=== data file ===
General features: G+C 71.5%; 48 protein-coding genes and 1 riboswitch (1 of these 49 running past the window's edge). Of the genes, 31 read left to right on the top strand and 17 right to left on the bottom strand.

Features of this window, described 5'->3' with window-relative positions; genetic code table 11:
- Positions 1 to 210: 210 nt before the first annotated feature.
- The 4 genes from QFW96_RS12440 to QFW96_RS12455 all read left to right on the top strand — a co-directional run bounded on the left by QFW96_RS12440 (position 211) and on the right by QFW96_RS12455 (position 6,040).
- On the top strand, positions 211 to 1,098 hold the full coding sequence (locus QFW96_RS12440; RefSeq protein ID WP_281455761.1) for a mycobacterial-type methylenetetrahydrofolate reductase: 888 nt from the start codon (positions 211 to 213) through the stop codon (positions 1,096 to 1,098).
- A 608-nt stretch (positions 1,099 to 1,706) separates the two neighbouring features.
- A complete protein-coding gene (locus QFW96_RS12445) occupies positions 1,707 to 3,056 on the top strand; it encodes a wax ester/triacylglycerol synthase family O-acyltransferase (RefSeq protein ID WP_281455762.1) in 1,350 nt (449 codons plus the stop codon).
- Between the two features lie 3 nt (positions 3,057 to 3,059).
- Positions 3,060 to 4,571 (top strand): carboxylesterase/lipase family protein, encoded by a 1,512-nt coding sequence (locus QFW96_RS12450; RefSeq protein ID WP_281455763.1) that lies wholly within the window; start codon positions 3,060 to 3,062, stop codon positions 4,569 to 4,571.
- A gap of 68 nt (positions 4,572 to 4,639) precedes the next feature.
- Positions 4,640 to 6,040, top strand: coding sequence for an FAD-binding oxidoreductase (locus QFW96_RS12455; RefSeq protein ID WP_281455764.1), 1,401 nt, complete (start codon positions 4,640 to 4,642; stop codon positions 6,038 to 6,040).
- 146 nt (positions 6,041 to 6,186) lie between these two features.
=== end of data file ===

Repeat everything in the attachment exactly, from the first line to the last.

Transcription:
General features: G+C 71.5%; 48 protein-coding genes and 1 riboswitch (1 of these 49 running past the window's edge). Of the genes, 31 read left to right on the top strand and 17 right to left on the bottom strand.

Features of this window, described 5'->3' with window-relative positions; genetic code table 11:
- Positions 1 to 210: 210 nt before the first annotated feature.
- The 4 genes from QFW96_RS12440 to QFW96_RS12455 all read left to right on the top strand — a co-directional run bounded on the left by QFW96_RS12440 (position 211) and on the right by QFW96_RS12455 (position 6,040).
- On the top strand, positions 211 to 1,098 hold the full coding sequence (locus QFW96_RS12440; RefSeq protein ID WP_281455761.1) for a mycobacterial-type methylenetetrahydrofolate reductase: 888 nt from the start codon (positions 211 to 213) through the stop codon (positions 1,096 to 1,098).
- A 608-nt stretch (positions 1,099 to 1,706) separates the two neighbouring features.
- A complete protein-coding gene (locus QFW96_RS12445) occupies positions 1,707 to 3,056 on the top strand; it encodes a wax ester/triacylglycerol synthase family O-acyltransferase (RefSeq protein ID WP_281455762.1) in 1,350 nt (449 codons plus the stop codon).
- Between the two features lie 3 nt (positions 3,057 to 3,059).
- Positions 3,060 to 4,571 (top strand): carboxylesterase/lipase family protein, encoded by a 1,512-nt coding sequence (locus QFW96_RS12450; RefSeq protein ID WP_281455763.1) that lies wholly within the window; start codon positions 3,060 to 3,062, stop codon positions 4,569 to 4,571.
- A gap of 68 nt (positions 4,572 to 4,639) precedes the next feature.
- Positions 4,640 to 6,040, top strand: coding sequence for an FAD-binding oxidoreductase (locus QFW96_RS12455; RefSeq protein ID WP_281455764.1), 1,401 nt, complete (start codon positions 4,640 to 4,642; stop codon positions 6,038 to 6,040).
- 146 nt (positions 6,041 to 6,186) lie between these two features.